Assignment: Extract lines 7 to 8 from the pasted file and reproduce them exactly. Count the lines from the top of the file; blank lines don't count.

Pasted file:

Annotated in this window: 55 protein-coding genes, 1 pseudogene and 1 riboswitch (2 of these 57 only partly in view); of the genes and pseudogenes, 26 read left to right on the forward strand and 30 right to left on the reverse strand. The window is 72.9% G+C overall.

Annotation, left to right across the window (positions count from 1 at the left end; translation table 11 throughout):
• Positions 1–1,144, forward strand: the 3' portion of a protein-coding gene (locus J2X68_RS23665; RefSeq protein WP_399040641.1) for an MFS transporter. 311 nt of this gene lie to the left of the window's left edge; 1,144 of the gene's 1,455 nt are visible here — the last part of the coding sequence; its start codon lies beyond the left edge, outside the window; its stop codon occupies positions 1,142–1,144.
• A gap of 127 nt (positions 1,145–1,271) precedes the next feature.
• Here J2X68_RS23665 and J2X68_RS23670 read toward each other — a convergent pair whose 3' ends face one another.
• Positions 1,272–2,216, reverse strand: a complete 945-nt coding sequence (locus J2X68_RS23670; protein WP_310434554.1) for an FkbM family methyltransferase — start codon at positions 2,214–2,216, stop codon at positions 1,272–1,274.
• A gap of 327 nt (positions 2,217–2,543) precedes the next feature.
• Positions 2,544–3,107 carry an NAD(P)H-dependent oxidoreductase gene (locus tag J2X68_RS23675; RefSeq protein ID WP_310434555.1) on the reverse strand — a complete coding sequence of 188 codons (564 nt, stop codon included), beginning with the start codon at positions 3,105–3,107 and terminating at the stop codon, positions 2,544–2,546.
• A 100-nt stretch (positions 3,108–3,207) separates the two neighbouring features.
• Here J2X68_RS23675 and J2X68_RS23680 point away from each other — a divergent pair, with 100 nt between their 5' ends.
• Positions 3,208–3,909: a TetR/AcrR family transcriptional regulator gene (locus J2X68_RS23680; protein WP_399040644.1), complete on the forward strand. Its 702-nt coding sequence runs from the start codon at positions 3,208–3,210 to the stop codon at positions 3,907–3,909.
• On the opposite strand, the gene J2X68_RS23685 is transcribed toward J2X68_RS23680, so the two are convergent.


• A gap of 327 nt (positions 2,217–2,543) precedes the next feature.
• Positions 2,544–3,107 carry an NAD(P)H-dependent oxidoreductase gene (locus tag J2X68_RS23675; RefSeq protein ID WP_310434555.1) on the reverse strand — a complete coding sequence of 188 codons (564 nt, stop codon included), beginning with the start codon at positions 3,105–3,107 and terminating at the stop codon, positions 2,544–2,546.